If you could be any fictional character who would you be?
I’d be the Flash because he could run extremely fast.  So fast in fact he can go into alternate dimensions and come back before anyone knew he was gone.  Plus he’s friends with Green Lantern and anyone that can be down with Green Lantern I’d want to be.  So I guess I’d want to be two fictional characters.  But yeah,The Flash.  He makes getting struck by lightning seem cool.

When do you get your best ideas?
I get my best ideas at the most random times of day.  I’ve woken up in the middle of the night yelling, “I GOT AN IDEA”, and ran quick to write it down then went back to sleep like nothing happened.  I’ve gotten ideas just driving, or sitting watching TV.  I find it difficult to come up with something when I try too hard.  My mind gets clouded that way.  When I’m in a relaxed state of mind ideas just come out of the blue.  That’s the crazy thing about being creative.  An idea that seems strange to you could be a work of genius to others, and an idea you thought is genius could be strange to someone else.  It’s how it is, and that’s how it should be.  For me though when I’m working on a project I always have a concept in the back of my mind and I’ll just write 4 or 5 versions of a song and piece it together to see how it flows and how it comes off.  But ideas I’m always getting them it really doesn’t matter where I am really.

What materials/tools do you use most to create your work?
Pen, paper, books, personality, and crazy things I think of.  For an MC as long as you got a pen and a paper and a clear head that’s all you really need.  I use an observational eye as well.  I just look at society and document life as it is for me and what it means to be living in it at this time.  Sometimes it’s good, other times it’s bad, but it’s what is going on at the time and me being an observer by nature it makes it easy to notice things others might not notice.  From there I use a pen and paper as my canvas and let the story unfold.  You can’t forget the beat as well.  The beat is also going to guide you wherever you want to go.  You can have this idea that might sound fresh and put it to a banging beat and it just doesn’t vibe.  Instead the beat gives you this whole new direction.  It’s always a challenge in that sense, but it’s always fun and writing a song is always different for each song.

Are you self taught or formally educated? How do you think that has influenced or affected your work?
I was self taught.  I don’t think when I started rhyming anyone was teaching anyone how to rap.  It was a lot of trial and error.  Lots of failures before anything that I felt was dope could be recorded. For me I think self teaching taught me not to take it for granted and that working on something that you have a deep passion for makes you appreciate your successes more.  It gave me self confidence when I would recite what I had written and got some good feedback and some constructive criticism.  How it affects my work is by always working to outdo what you did before.  I think if you still have that mind set you’ll be successful in whatever you.

What would your creative work taste like?
I think it would taste like home made enchiladas.  Full of flavor and loaded with spice and enough heat to where you can’t take no more but it so good you keep getting some more.  That’s what I think my work would taste like.  I’m hungry now!

When you are not creating what do you like to do?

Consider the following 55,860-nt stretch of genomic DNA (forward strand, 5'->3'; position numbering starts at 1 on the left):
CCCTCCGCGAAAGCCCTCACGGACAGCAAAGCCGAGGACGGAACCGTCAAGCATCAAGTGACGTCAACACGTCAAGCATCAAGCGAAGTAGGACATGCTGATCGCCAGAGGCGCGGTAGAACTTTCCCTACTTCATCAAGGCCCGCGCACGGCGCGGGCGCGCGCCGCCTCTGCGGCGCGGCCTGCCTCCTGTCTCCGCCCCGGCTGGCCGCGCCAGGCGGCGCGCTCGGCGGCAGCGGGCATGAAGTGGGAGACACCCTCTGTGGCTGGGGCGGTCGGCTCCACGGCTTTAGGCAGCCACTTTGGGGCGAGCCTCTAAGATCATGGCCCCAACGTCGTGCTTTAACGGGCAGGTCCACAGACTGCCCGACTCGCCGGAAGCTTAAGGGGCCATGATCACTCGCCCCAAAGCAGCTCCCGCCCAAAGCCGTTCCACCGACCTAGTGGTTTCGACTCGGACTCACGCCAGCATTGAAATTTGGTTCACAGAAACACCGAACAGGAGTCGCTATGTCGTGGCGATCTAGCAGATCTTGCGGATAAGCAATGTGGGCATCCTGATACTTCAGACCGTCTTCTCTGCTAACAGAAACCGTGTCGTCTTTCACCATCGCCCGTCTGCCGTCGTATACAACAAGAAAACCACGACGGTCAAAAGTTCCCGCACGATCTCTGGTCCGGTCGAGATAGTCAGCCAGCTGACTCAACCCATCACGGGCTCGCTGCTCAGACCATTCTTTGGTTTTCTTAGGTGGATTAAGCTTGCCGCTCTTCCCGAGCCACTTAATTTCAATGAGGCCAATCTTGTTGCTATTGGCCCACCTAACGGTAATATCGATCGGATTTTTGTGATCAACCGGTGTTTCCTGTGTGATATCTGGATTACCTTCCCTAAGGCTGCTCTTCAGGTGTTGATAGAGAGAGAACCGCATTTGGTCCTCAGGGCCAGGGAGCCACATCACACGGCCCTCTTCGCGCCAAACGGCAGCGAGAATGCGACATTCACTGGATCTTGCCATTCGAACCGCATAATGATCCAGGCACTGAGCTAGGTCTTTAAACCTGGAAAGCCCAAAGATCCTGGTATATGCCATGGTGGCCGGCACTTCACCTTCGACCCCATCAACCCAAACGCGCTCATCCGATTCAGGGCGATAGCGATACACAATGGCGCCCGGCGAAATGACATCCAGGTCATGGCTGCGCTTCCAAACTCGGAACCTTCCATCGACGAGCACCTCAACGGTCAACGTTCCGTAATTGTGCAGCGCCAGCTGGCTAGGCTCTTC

I like to spend time with my family.  I didn’t mention before but they are another inspiration to me.  We’re so crazy and comfortable with each other it’s like that dinner scene in the Eddie Murphy version of The Nutty Professor.  I like to relax mostly.  I’m a movie guy so I like watching movies, I enjoy reading interesting books.  I like  finding good places to eat.  I like hanging with cool people and checking out live music.  I listen to blues a lot too.  So either I’m watching a blues show or at a hip hop show.  I like to go record shopping and even when I’m not being creative I’m always writing rhymes.  I got so much busy energy when it comes that I can’t sit still sometimes.

How did you learn to access your creative talents and gain the confidence to put it out there for everyone to experience?
HMMMMM, that’s a good question.  My boy Da Hermit told me a long time ago you’ll know when you’re ready.  He was right in that sense because I never had a time table frame where I said such and such has to be put out by this day or that day.  I think what happened was that I was finally happy with my own finished product and let enough people listen to a sampling of what I had to say, you know what it’s time to put this out.  I never wanted to put out anything that I thought sounded bad.  That’s just how I feel.  I probably could’ve released some things a lot sooner than I did, but I wouldn’t have been happy doing so.  So in reality just one day it felt like it was the next step.  So far what I’ve leaked some people are feeling especially overseas.  So the next step is to release an album to a much wider audience and see how it goes from there.  All you can really hope for is that enough people like what you’re doing to where you have no choice but put out another album.  Even if that didn’t happen though I wouldn’t stop because it’s what I love to do.

What advice would you give others just beginning their creative adventures? 
My advice is you don’t need my advice.  You already know what you want to do so just do it.  Go with your heart and your instinct and you’ll be ok.  At the end of the day if it’s what makes you happy and you’re ok with what you’ve created and  you want to share it with the rest of the world then I encourage you to live that dream.  Don’t let negativity bring you down.  Just focus on yourself and your art.